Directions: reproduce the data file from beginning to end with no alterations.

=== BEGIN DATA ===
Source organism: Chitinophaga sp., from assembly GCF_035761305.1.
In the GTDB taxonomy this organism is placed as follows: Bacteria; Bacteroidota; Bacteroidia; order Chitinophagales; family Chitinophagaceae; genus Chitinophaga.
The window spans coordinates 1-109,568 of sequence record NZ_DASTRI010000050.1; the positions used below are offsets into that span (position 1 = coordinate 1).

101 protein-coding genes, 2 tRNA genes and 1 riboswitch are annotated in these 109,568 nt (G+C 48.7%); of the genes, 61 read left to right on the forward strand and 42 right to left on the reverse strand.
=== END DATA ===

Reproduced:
Source organism: Chitinophaga sp., from assembly GCF_035761305.1.
In the GTDB taxonomy this organism is placed as follows: Bacteria; Bacteroidota; Bacteroidia; order Chitinophagales; family Chitinophagaceae; genus Chitinophaga.
The window spans coordinates 1-109,568 of sequence record NZ_DASTRI010000050.1; the positions used below are offsets into that span (position 1 = coordinate 1).

101 protein-coding genes, 2 tRNA genes and 1 riboswitch are annotated in these 109,568 nt (G+C 48.7%); of the genes, 61 read left to right on the forward strand and 42 right to left on the reverse strand.